By Hugh Bronstein and Matt Spetalnick
CARACAS/WASHINGTON (Reuters) - Washington imposed sanctions on eight Venezuelan officials on Wednesday for their role in creating an all-powerful legislative body loyal to President Nicolas Maduro, while a mayor-turned-fugitive called for more anti-government protests.
The new U.S. sanctions targeted politicians and security figures but stopped short of actions against Venezuela's vital oil industry. Energy sector sanctions, which could cripple Venezuela's already ailing economy, are still being considered, U.S. officials said.
The sanctions followed Friday's installation of a legislative superbody known as the constituent assembly, made up entirely of allies of the ruling Socialist Party and armed with the power to re-write the constitution.
The assembly's first action was to fire Venezuela's chief prosecutor, who had accused Maduro of human rights abuses, confirming opposition fears that the assembly would purge the government of dissenting voices.
Maduro's loyalist Supreme Court has, meanwhile, stepped up the prosecution of opposition politicians including Ramon Muchacho, mayor of the wealthy Chacao district of capital city Caracas.
Muchacho appeared in a video shot from a secret location after the court removed him from office and sentenced him to 15 months in prison on Tuesday for failing to halt anti-government protests in his district.
He was the fourth mayor to be charged in the last 15 days. A fifth mayor, David Smolansky of the El Hatillo district of Caracas, was scheduled for a court hearing.
"To all Venezuelans, the message is to continue in this struggle," said a bearded Muchacho, clad in a white T-shirt emblazoned with the Venezuelan flag and appearing before a plain white backdrop. The video was circulated on social media.
Chacao has been the epicenter of demonstrations against Maduro and Muchacho's video could help breathe new life into the protest movement. The massive street protests seen before the election of the assembly have lost steam while anti-Maduro activists try to draw up a strategy for the future.
"We will not abandon the streets," senior opposition figure Andres Velasquez told a news conference.
The sanctions unveiled Wednesday will freeze U.S. assets of the officials targeted, ban them from travel to the United States and prohibit Americans from doing business with them. Among those named was constituent assembly member Adan Chavez, brother of the late socialist leader Hugo Chavez.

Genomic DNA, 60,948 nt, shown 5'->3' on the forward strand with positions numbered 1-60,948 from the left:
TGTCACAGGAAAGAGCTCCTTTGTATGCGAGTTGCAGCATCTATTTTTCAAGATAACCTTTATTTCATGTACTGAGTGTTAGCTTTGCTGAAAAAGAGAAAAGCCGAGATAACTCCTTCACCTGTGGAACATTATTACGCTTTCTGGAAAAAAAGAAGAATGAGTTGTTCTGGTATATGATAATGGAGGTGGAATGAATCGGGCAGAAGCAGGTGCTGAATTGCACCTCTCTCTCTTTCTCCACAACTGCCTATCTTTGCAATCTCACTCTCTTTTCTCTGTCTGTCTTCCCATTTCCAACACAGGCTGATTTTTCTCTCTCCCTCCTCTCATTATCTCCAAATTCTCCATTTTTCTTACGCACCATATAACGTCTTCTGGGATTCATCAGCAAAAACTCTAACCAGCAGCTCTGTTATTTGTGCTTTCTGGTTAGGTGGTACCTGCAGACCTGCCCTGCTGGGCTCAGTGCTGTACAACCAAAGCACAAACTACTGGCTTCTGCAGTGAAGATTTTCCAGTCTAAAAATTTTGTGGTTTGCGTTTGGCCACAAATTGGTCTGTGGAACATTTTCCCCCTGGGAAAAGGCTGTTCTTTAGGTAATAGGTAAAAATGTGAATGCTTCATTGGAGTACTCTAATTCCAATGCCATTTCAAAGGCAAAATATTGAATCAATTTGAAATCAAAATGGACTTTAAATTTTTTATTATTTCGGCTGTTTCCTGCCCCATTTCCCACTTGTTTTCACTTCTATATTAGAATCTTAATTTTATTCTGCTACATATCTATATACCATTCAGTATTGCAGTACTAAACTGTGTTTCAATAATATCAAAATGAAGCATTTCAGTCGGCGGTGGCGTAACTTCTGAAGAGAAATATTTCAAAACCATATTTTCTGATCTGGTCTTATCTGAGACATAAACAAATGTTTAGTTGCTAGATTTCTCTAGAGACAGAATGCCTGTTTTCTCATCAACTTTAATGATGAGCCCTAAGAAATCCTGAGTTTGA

Washington clamped sanctions on Maduro himself last week following actions against 13 Venezuelan figures last month.
Experts say individual sanctions have had little or no impact on Maduro's policies and that broader oil-sector and financial sanctions may be the only way to make the Venezuelan government feel economic pain.
More than 125 people have died in violence since the opposition began a sustained wave of protests in April. Met by rubber bullets, water cannon and tear gas fired by the National Guard, the protesters say the crisis demands an early presidential election that they are sure Maduro would lose.
His popularity has been pounded lower by triple-digit inflation and acute food and medicine shortages which Maduro blames right-wing conspirators in league with the U.S. "empire".
The opposition, which gained control of Venezuela's congress in 2015 only to see its decisions nullified by the Supreme Court, boycotted the July 30 election of the legislative superbody known as the constituent assembly.
Maduro says the 545-member assembly will bring peace and prosperity to Venezuela. Laws passed by the new body will not need approval from Venezuela's traditional congress, which met on Wednesday to discuss the region's response to the new body.
In a joint declaration released on Tuesday, countries including Canada, Brazil, Argentina, Mexico, Chile and Colombia condemned the "breakdown of democratic order" in Venezuela and said they would not recognize any action taken by its "illegitimate" new constituent assembly.
(Additional reporting by Corina Pons, Eyanir Chinea, Diego Ore and Girish Gupta; Editing by W Simon and Tom Brown)